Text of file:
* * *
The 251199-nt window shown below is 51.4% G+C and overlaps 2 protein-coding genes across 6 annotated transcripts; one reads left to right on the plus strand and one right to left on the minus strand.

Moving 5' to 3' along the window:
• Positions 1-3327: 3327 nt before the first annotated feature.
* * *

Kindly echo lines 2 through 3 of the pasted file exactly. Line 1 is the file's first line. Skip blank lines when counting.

Moving 5' to 3' along the window:
• Positions 1-3327: 3327 nt before the first annotated feature.